Matthys K, et al. Mirror-induced Visual Illusion of Hand Movements: a Functional Magnetic Resonance Imaging Study. Arch Phys Med Rehabil. 2009;90(4):675-81. PubMed PMID: 19345786.
* Article titles in AMA citation format should be in sentence-case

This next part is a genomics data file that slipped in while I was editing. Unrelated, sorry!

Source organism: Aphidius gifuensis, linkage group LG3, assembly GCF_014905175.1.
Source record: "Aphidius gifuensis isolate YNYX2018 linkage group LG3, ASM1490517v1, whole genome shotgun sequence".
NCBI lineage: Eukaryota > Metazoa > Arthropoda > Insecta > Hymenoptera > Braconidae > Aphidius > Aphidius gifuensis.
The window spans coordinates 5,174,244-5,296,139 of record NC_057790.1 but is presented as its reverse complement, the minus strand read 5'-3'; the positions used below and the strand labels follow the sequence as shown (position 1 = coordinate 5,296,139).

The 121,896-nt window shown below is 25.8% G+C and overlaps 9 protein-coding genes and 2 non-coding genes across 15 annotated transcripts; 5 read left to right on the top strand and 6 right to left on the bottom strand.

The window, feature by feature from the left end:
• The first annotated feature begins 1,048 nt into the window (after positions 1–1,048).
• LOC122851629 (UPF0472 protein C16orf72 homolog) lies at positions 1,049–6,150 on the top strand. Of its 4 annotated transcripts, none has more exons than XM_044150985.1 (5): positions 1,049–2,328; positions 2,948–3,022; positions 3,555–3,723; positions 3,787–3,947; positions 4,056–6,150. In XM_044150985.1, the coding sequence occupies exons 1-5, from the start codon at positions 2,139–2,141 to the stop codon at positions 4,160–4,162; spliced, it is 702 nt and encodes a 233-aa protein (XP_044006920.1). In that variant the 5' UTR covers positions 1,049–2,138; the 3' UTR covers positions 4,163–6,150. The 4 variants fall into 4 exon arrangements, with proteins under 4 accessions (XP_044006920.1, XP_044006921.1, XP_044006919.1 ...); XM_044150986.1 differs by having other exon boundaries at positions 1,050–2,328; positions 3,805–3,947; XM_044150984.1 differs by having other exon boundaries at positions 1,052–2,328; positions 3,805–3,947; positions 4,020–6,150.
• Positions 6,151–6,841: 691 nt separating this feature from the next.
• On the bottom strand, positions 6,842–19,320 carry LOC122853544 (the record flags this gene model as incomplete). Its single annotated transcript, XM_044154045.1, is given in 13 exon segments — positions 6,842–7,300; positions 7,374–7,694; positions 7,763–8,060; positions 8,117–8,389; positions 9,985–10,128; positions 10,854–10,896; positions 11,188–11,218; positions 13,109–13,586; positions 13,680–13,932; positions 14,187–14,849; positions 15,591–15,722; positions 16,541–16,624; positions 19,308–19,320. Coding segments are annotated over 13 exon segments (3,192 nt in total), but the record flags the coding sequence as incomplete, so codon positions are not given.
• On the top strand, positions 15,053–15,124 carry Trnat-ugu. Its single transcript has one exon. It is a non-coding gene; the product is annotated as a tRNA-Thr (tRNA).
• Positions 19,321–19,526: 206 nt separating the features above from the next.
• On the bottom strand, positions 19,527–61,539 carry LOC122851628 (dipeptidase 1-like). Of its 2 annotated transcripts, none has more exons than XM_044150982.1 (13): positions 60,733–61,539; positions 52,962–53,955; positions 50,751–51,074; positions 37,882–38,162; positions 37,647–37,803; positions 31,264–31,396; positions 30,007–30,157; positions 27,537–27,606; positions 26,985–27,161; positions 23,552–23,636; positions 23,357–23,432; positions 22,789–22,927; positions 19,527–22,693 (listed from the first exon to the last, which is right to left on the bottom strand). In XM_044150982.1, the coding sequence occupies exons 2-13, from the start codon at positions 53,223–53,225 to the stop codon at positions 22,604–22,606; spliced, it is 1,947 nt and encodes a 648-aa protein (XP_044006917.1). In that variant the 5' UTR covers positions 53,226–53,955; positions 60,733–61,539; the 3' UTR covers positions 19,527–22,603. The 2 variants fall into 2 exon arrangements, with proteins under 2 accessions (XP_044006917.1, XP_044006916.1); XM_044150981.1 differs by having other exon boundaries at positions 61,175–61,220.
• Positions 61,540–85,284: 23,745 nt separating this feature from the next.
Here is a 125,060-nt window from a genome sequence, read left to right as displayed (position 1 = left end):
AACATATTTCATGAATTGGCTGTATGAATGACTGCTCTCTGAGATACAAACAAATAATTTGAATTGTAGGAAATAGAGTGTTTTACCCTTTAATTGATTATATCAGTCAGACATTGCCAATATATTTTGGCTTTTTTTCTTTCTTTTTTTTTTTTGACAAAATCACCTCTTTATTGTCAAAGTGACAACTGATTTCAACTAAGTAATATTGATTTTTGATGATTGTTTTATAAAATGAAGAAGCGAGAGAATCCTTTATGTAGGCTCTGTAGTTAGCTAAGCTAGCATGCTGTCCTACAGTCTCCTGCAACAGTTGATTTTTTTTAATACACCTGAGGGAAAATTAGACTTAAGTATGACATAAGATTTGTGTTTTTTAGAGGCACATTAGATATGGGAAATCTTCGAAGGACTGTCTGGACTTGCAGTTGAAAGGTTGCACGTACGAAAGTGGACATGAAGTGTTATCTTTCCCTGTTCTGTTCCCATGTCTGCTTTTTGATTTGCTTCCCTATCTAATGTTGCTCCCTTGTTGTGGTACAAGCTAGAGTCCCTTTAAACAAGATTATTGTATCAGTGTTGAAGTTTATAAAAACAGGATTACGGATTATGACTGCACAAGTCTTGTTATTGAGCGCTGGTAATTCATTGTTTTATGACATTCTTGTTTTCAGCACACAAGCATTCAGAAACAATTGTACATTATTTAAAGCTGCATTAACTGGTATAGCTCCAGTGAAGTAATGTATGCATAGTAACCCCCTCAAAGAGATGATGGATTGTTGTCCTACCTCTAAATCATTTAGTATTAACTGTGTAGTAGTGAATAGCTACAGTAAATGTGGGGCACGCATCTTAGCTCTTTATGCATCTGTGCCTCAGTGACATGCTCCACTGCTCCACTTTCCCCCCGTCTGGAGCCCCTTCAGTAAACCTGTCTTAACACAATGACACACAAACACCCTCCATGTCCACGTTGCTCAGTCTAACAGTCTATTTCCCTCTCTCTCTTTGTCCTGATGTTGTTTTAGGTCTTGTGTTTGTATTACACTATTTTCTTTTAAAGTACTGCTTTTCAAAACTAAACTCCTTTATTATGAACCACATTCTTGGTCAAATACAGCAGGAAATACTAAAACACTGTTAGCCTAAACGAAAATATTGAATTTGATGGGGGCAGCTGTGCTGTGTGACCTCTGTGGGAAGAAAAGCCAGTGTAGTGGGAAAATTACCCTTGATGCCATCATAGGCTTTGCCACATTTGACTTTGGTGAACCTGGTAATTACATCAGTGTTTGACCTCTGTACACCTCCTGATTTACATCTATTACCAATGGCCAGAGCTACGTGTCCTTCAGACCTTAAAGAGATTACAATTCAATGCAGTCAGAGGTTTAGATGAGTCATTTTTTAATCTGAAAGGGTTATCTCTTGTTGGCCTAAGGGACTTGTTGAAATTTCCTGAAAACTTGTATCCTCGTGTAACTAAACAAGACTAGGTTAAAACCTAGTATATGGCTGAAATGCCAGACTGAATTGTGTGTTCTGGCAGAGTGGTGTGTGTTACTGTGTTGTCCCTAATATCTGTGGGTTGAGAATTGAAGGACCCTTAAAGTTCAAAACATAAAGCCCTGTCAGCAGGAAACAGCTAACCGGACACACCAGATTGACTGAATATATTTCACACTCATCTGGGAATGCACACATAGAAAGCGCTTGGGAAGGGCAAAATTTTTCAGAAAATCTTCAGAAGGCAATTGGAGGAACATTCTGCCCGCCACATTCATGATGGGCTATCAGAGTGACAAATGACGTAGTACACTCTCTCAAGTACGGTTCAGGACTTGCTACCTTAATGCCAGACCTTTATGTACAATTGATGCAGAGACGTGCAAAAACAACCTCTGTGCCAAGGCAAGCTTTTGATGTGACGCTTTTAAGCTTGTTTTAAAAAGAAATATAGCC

TY - JOUR T1 - Mirror-induced visual illusion of hand movements: a functional magnetic resonance imaging study. AU - Matthys,Koen, AU - Smits,Marion, AU - Van der Geest,Jos N, AU - Van der Lugt,Aad, AU - Seurinck,Ruth, AU - Stam,Henk J, AU - Selles,Ruud W, PY - 2008/06/16/received PY - 2008/08/18/revised PY - 2008/09/04/accepted PY - 2009/4/7/entrez PY - 2009/4/7/pubmed PY - 2009/4/15/medline SP - 675 EP - 81 JF - Archives of physical medicine and rehabilitation JO - Arch Phys Med Rehabil VL - 90 IS - 4 N2 - OBJECTIVE: To identify neural networks associated with the use of a mirror to superimpose movement of 1 hand on top of a nonmoving contralateral hand (often referred to as mirror therapy or mirror-induced visual illusion). DESIGN: A functional magnetic resonance imaging (fMRI) study of mirror-induced visual illusion of hand movements using a blocked design in a 1.5T magnetic resonance imaging scanner. Neural activation was compared in a no-mirror experiment and a mirror experiment. Both experiments consisted of blocks of finger tapping of the right hand versus rest. In the mirror experiment, movement of the left hand was simulated by mirror reflection of right hand movement. SETTING: University medical center. PARTICIPANTS: Eighteen healthy subjects. INTERVENTIONS: Not applicable. MAIN OUTCOME MEASURES: Differences in fMRI activation between the 2 experiments. RESULTS: In the mirror experiment, we found supplementary activation compared with the no-mirror experiment in 2 visual areas: the right superior temporal gyrus (STG) and the right superior occipital gyrus. CONCLUSIONS: In this study, we found 2 areas uniquely associated with the mirror-induced visual illusion of hand movements: the right STG and the right superior occipital gyrus. The STG is a higher-order visual region involved in the analysis of biological stimuli and is activated by observation of biological motion. The right superior occipital gyrus is located in the secondary visual cortex within the dorsal visual stream. In the literature, the STG has been linked with the mirror neuron system. However, we did not find activation within the frontoparietal mirror neuron system to support further a link with the mirror neuron system. Future studies are needed to explore the mechanism of mirror induced visual illusions in patient populations in more detail. SN - 1532-821X UR - https://www.unboundmedicine.com/medline/citation/19345786/Mirror_induced_visual_illusion_of_hand_movements:_a_functional_magnetic_resonance_imaging_study_ L2 - https://linkinghub.elsevier.com/retrieve/pii/S0003-9993(08)01706-1 DB - PRIME DP - Unbound Medicine ER -